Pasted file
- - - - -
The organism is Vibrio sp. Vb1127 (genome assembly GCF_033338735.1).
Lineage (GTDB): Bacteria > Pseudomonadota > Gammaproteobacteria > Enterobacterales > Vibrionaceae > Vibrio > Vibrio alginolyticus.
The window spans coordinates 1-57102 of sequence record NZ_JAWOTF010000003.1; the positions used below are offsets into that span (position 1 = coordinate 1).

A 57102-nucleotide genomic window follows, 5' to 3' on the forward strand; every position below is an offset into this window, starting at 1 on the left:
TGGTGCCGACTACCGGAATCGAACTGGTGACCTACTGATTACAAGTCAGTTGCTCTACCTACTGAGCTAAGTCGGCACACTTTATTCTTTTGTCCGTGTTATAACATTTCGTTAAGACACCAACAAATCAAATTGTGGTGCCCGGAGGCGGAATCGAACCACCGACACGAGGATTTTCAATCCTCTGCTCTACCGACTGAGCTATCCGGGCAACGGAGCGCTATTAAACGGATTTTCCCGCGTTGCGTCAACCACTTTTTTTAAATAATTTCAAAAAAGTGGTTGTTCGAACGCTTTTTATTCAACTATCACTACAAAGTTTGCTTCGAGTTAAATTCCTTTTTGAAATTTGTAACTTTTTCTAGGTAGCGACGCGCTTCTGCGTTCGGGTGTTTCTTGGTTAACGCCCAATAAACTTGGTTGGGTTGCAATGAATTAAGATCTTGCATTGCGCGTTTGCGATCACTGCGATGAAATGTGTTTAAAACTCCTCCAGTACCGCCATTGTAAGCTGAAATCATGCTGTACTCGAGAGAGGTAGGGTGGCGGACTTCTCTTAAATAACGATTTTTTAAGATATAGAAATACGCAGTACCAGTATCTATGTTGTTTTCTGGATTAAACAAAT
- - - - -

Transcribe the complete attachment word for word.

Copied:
The organism is Vibrio sp. Vb1127 (genome assembly GCF_033338735.1).
Lineage (GTDB): Bacteria > Pseudomonadota > Gammaproteobacteria > Enterobacterales > Vibrionaceae > Vibrio > Vibrio alginolyticus.
The window spans coordinates 1-57102 of sequence record NZ_JAWOTF010000003.1; the positions used below are offsets into that span (position 1 = coordinate 1).

A 57102-nucleotide genomic window follows, 5' to 3' on the forward strand; every position below is an offset into this window, starting at 1 on the left:
TGGTGCCGACTACCGGAATCGAACTGGTGACCTACTGATTACAAGTCAGTTGCTCTACCTACTGAGCTAAGTCGGCACACTTTATTCTTTTGTCCGTGTTATAACATTTCGTTAAGACACCAACAAATCAAATTGTGGTGCCCGGAGGCGGAATCGAACCACCGACACGAGGATTTTCAATCCTCTGCTCTACCGACTGAGCTATCCGGGCAACGGAGCGCTATTAAACGGATTTTCCCGCGTTGCGTCAACCACTTTTTTTAAATAATTTCAAAAAAGTGGTTGTTCGAACGCTTTTTATTCAACTATCACTACAAAGTTTGCTTCGAGTTAAATTCCTTTTTGAAATTTGTAACTTTTTCTAGGTAGCGACGCGCTTCTGCGTTCGGGTGTTTCTTGGTTAACGCCCAATAAACTTGGTTGGGTTGCAATGAATTAAGATCTTGCATTGCGCGTTTGCGATCACTGCGATGAAATGTGTTTAAAACTCCTCCAGTACCGCCATTGTAAGCTGAAATCATGCTGTACTCGAGAGAGGTAGGGTGGCGGACTTCTCTTAAATAACGATTTTTTAAGATATAGAAATACGCAGTACCAGTATCTATGTTGTTTTCTGGATTAAACAAAT